Saturday, July 18, 2009
HOW HYDROPOWER WORKS!!!!
HOW HYDROPOWER WORKS
Understanding the water cycle is important to understanding hydropower. In the water cycle - According to the Energy Information Association (2008)
Solar energy heats water on the surface, causing it to evaporate.
This water vapor condenses into clouds and falls back onto the surface as precipitation.
The water flows through rivers back into the oceans, where it can evaporate and begin the cycle over again.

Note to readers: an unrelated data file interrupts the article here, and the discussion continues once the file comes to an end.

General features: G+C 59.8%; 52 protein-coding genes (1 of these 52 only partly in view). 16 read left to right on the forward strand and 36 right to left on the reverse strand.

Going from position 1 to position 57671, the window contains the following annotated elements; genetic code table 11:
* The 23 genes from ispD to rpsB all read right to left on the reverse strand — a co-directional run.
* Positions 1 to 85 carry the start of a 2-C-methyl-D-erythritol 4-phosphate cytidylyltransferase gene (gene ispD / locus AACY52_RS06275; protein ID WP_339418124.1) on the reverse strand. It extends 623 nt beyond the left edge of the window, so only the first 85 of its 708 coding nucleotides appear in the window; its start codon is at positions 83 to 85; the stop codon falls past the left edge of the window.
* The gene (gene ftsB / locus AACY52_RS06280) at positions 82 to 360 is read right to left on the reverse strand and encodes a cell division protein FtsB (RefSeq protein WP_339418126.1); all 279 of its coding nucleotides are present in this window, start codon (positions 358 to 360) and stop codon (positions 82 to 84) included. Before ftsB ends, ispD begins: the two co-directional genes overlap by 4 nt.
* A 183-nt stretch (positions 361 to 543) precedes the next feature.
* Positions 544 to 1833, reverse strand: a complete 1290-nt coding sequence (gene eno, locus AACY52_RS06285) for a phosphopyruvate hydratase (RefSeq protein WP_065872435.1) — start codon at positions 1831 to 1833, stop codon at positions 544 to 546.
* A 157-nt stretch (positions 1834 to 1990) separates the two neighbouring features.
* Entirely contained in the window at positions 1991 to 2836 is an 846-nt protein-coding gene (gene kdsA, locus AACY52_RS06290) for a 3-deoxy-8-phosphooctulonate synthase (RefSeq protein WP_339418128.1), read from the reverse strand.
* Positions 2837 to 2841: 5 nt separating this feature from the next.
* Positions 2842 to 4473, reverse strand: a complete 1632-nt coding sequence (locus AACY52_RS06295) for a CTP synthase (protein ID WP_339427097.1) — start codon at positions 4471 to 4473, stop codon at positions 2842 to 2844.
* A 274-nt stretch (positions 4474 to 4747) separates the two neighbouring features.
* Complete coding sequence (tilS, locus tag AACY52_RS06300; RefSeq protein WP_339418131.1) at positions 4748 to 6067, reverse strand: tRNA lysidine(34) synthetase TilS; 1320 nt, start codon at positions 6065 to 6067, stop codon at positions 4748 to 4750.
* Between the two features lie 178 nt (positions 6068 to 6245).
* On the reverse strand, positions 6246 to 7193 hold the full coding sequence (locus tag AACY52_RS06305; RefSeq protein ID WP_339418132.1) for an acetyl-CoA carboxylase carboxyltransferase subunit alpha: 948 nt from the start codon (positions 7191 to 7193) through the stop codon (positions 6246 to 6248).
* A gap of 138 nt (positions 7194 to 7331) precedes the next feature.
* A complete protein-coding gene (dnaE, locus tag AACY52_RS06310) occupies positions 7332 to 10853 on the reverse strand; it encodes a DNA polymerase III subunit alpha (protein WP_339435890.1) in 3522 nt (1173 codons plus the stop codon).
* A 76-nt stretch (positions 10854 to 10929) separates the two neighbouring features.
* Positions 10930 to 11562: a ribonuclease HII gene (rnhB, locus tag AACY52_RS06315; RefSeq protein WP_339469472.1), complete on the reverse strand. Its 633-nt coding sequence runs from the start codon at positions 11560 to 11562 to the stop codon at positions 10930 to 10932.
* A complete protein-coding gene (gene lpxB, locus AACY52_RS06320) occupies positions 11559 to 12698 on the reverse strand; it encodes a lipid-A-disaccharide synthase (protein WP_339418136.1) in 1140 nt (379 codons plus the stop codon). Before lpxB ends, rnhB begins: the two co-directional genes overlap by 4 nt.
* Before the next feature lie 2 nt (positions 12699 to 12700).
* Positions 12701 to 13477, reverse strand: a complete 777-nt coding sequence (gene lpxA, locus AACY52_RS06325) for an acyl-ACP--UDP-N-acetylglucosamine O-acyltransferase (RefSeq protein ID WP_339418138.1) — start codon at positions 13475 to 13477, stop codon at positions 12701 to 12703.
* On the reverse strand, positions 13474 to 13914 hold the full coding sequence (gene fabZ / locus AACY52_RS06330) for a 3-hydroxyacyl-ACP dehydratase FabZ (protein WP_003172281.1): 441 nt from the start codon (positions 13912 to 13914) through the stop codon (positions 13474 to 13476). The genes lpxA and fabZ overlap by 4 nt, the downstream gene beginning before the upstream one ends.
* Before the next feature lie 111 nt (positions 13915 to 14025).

Mechanical energy is derived by directing, harnessing, or channeling moving water. The amount of available energy in moving water is determined by its flow or fall.Swiftly flowing water in a big river, like the Columbia River along the border between Oregon and Washington, carries a great deal of energy in its flow. So, too,with water descending rapidly from a very high point, like Niagara Falls in New York. In either instance, the water flows through a pipe, or penstock,then pushes against and turns blades in a turbine to spin a generator to produce electricity. In a run-of-the-river system, the force of the current applies the needed pressure, while in a storage system, water is accumulated in reservoirs created by dams, then released when the demand for electricity is high. Meanwhile, the reservoirs or lakes are used for boating and fishing, and often the rivers beyond the dams provide opportunities for whitewater rafting and kayaking. Hoover Dam, a hydroelectric facility completed in 1936 on the Colorado River between Arizona and Nevada, created Lake Mead, a 110-mile-long national recreational area that offers water sports and fishing in a desert setting.